This will help you get projects done that you really need to conquer, and will also allow for you to have a tangible list to check off, which can get you motivated and excited for the rest of your day!

Remember To Schedule People Time

When you work at home (or in a coffee shop.) you might start feeling like you’re in an eternal cycle of work, and you don’t have time for socializing with others.

One of the most common feelings among people who work remotely is the feeling of isolation.

But there are a few ways that you can combat this feeling, and the first step is acknowledging that it is going to, at some time or another, happen.

Now that you’ve acknowledged that, we can look at your options.

If you’re feeling like you don’t interact with other people as much as you did when working in a more traditional office, you may want to try a shared workspace or an online platform, such as Slack, to communicate with coworkers or other coaches.  If you don’t have the luxury of having coworkers, there are a few open Slack groups where you can connect with other small business owners (and a multitude of other group categories) to share ideas, and talk. Try the Small Business chat or the Freelance chat to connect with others who share your passion!

A great option for shared workspace is WeWork, which allows you to share common workspaces, with individual or community offices, where you can work alongside other small businesses, freelancers, and remote workers. Another great way to connect with others in your industry is for your to join groups on sites such as Meetup, which allow for meetings and event organizations for those with common interests.

You may have to make a little more effort to socialize with people both in and out of the workplace, but adding the extra effort will allow you to focus more on work, and ultimately create a more successful work experience.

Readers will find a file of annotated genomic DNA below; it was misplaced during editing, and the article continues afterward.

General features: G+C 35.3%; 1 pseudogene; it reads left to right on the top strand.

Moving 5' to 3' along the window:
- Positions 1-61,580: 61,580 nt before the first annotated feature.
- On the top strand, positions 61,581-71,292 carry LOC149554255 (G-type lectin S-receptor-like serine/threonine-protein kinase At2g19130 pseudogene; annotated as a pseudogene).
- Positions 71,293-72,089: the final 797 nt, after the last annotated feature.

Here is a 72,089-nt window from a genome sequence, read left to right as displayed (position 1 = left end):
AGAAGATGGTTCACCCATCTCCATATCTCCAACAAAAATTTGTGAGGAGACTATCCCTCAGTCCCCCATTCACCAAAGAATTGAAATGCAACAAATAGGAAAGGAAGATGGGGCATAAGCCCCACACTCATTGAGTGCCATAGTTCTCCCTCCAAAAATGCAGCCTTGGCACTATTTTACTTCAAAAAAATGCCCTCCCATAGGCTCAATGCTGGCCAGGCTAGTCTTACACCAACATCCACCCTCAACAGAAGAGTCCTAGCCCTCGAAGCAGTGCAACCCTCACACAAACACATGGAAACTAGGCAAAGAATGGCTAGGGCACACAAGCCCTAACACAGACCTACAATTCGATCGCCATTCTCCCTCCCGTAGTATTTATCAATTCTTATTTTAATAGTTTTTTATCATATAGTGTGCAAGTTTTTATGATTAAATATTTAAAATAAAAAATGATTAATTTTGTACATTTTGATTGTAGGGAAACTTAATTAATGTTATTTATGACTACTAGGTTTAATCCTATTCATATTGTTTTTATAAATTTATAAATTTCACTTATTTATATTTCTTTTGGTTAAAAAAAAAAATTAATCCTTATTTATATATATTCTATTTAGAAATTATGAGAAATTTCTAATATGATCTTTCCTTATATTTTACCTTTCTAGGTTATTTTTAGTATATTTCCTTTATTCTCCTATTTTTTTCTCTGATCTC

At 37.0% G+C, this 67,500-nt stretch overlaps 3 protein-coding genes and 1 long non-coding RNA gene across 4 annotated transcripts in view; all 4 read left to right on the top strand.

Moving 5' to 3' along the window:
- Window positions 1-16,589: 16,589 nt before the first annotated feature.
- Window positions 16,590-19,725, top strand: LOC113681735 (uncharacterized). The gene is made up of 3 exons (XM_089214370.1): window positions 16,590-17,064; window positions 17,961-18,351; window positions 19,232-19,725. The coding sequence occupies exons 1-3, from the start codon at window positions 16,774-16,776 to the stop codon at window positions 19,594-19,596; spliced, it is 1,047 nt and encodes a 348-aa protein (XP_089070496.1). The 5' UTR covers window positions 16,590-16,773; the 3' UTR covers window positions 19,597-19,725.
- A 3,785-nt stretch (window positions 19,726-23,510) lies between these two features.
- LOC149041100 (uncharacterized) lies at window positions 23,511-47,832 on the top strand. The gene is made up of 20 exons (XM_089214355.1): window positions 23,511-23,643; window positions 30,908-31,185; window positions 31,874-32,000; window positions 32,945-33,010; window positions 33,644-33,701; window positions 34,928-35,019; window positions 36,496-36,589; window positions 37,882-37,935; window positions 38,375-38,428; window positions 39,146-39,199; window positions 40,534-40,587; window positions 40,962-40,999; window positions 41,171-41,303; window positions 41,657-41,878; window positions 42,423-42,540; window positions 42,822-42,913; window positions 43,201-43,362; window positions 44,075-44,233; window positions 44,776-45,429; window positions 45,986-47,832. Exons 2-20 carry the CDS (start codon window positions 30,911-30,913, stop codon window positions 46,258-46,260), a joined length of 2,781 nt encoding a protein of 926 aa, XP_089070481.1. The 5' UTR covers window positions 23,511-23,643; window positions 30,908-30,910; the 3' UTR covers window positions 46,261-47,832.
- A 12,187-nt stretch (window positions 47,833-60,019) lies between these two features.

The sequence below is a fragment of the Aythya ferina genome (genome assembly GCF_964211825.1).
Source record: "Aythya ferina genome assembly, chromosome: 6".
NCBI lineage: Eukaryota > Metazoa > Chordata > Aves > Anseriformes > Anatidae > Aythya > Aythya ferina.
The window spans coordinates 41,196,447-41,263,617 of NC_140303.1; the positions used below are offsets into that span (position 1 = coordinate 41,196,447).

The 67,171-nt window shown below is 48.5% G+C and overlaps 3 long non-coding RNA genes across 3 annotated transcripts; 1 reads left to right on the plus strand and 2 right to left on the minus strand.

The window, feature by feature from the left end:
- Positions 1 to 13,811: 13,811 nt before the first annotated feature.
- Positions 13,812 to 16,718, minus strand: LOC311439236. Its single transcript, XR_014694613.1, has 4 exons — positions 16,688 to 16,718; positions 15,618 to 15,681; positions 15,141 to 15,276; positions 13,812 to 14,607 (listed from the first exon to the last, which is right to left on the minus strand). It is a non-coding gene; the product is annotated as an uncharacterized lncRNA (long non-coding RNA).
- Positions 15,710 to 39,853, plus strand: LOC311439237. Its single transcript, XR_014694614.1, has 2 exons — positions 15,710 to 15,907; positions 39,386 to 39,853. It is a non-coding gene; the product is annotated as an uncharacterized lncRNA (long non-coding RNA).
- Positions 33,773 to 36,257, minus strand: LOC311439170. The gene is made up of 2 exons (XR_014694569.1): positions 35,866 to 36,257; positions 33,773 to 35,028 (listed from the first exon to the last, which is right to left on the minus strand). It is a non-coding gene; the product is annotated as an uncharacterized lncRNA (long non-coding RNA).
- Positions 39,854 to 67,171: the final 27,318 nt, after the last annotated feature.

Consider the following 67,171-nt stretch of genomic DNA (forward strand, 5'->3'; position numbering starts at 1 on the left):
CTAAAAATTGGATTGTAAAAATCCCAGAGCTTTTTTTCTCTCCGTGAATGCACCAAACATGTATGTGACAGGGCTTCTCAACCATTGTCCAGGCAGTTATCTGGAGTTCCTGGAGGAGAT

Say ‘No’ To Temptation

When you’re working from home, it might seem like a good idea to check out a TV show, or have other personal distractions as a part of your day, but it’s important to remember that you’re ‘at work’ even though you’re not in an office. Remember these tips for staying productive:

Tip 1: If you’re working from home, try your best to work from somewhere other than your comfy bed.  Placing yourself in a work environment, rather than a relaxation environment, will help you stay in work mode.

Tip 2: Remember to stay hydrated and to schedule breaks that allow you to break up your work day. Drinking water can keep you from constantly snacking throughout the day, and can keep your day-to-day schedule on track.

Tip 3: If you’re online, it’s an easy temptation to have personal social media pages or email open. You might even feel like getting other online tasks, such as shopping, done. But make sure that you keep yourself, and your productivity, on track by closing these out. (You can, of course, opt to check on them during your breaks.)

While the initial leap to working remotely might seem daunting, if done right, you can see more opportunities and more rewards from this less conventional work style. One of the key aspects is to take the time to really schedule out your day and remember to make some time for yourself. Working remotely can be a rewarding experience, if you let it. Here’s to working remote, and thriving in workspaces that are a little less conventional.